Cannabis and Alzheimer’s
What is Alzheimer’s?
Alzheimer’s is one of the most commons forms of Dementia and the 6th leading cause of death in the United States.
It begins within the neurons of the hippocampus, which is the primary part of the brain that forms memories. The brain begins to process a build of up beta amyloid (Aβ) plaques which is toxic to neurons.
The effected neurons slowly begin to die and eventually leads to a shrinkage in overall brain tissue. This causes one to lose basic thinking skills and memory loss. Over time, one will be unable to carry out essential living skills. Such as; using the restroom, brushing their teeth, and even eating food.
Progression of Alzheimer’s
A person may suffer from Alzheimer’s anywhere within the range of 4 to eight years, but some have lived as long as 20 years. All cases of progression are different in each person.
In the early stages of Alzheimer’s one begins to have short-term memory loss, trouble remembering new names, losing or misplacing items, complications with planning or organizing, and difficulty in performing usual social or work tasks.
They then begin to lose their own personal history memories, like their address, favorite color, age, or phone number. They start showing signs of not wanting to communicate with people, and usually become moody in social situations. They begin having trouble controlling bladder and bowel movements.
Many show significant changes in personality and compulsive behaviors like shredding tissue or hand-wringing.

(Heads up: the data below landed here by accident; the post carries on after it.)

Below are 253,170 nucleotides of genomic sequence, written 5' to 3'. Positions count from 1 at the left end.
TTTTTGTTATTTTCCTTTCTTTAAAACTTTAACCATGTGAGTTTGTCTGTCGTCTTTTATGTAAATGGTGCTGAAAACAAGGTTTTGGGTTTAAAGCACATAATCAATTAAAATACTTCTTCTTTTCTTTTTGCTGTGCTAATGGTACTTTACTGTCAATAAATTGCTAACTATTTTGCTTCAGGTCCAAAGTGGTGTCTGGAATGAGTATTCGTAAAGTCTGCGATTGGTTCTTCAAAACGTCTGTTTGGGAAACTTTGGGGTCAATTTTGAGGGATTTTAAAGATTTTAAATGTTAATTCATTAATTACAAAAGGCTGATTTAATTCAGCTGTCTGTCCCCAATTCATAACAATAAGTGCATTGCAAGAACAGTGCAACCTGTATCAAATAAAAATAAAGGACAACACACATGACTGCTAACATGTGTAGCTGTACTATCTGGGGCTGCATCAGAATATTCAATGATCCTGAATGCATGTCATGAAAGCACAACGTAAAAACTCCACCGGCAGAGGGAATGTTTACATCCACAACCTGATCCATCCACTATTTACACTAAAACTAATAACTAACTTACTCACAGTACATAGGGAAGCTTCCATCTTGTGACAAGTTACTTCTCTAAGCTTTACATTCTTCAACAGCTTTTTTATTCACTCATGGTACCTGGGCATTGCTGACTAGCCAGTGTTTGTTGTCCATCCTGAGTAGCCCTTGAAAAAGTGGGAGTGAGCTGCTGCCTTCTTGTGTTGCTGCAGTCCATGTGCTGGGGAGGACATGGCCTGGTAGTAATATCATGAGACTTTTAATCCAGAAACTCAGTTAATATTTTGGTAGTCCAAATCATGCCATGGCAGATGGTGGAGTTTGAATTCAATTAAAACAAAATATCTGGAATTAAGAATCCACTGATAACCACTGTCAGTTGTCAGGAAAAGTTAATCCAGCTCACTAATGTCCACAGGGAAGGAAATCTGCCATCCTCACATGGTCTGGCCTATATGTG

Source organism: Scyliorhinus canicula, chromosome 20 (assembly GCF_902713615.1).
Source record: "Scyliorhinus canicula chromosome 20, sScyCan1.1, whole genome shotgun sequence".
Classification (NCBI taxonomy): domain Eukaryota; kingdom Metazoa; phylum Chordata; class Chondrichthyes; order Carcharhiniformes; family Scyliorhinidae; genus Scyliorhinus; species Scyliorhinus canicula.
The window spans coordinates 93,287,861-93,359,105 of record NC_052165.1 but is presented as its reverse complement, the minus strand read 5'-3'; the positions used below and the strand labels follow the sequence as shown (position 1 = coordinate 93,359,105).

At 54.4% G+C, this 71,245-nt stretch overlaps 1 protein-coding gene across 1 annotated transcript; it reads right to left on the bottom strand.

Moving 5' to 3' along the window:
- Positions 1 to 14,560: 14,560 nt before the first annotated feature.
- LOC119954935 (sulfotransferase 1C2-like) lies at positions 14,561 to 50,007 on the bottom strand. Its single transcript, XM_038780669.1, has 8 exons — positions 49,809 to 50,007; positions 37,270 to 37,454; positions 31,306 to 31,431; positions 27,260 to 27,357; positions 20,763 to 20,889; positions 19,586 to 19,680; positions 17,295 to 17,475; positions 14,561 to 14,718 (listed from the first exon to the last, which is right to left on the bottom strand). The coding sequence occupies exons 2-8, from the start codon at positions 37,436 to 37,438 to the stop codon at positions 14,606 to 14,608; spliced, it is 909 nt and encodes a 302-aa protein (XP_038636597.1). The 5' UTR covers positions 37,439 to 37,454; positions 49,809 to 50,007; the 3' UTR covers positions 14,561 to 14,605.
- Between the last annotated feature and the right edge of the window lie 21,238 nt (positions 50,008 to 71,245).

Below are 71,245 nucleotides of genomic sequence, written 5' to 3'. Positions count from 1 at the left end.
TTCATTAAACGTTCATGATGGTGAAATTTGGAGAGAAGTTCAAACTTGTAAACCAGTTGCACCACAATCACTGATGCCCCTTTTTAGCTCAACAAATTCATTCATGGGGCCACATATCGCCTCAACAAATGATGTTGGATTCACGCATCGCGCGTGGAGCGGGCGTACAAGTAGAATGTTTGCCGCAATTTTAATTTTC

In the final stages of Alzheimer’s, they lose the ability to walk, sit, and eat on their own. Communication skills fade and they lose capability of forming sentences.
They also become extremely susceptible to infections.
Is there a Cure?
No, unfortunately Alzheimer’s is irreversible. But there are many treatments that are used to help slow down the progression of Alzheimer’s.
Most of them come with side effects that may be too challenging for someone suffering with Alzheimer’s.
Donepezil, galantamine, and memantine are some the top treatments currently used in Alzheimer’s. They all come with side effects like; nausea, vomiting, diarrhea, blurred vision, depression, headaches, increased heart rate, swelling of the limbs, and joint pain.
Treating Alzheimer’s with cannabis
Studies have shown that the production of beta amyloid (Aβ) is slowed down by cannabis. They have also found that THC is more effective than current treatments we previously mentioned that have been approved by the FDA.
Scientists are finding that Cannabis compounds THC and CBD are reducing inflammation, helping stimulate new neural tissue growth, as well as slow the progression of Alzheimer’s.
Dr. Gary L. Wenk, a Professor of Psychology and Neuroscience, has gathered data showing that fewer people were diagnosed with Alzheimer’s in those who smoked cannabis in the 1960’s.
Dr. Tim Karl led a research study in which mice were treated with daily injections of 20 mg/kg of CBD for three weeks. The treatment showed that daily CBD intake had a positive effect in reversing brain damage by reducing the amount of amyloid plaques.
The most we can do at this point is spread the word about the positive effects of cannabis on Alzheimer’s disease, and show our support for cannabis related Alzheimer’s studies and experiments, in the hopes that cannabis can potentially lead to a more successful method of treatment.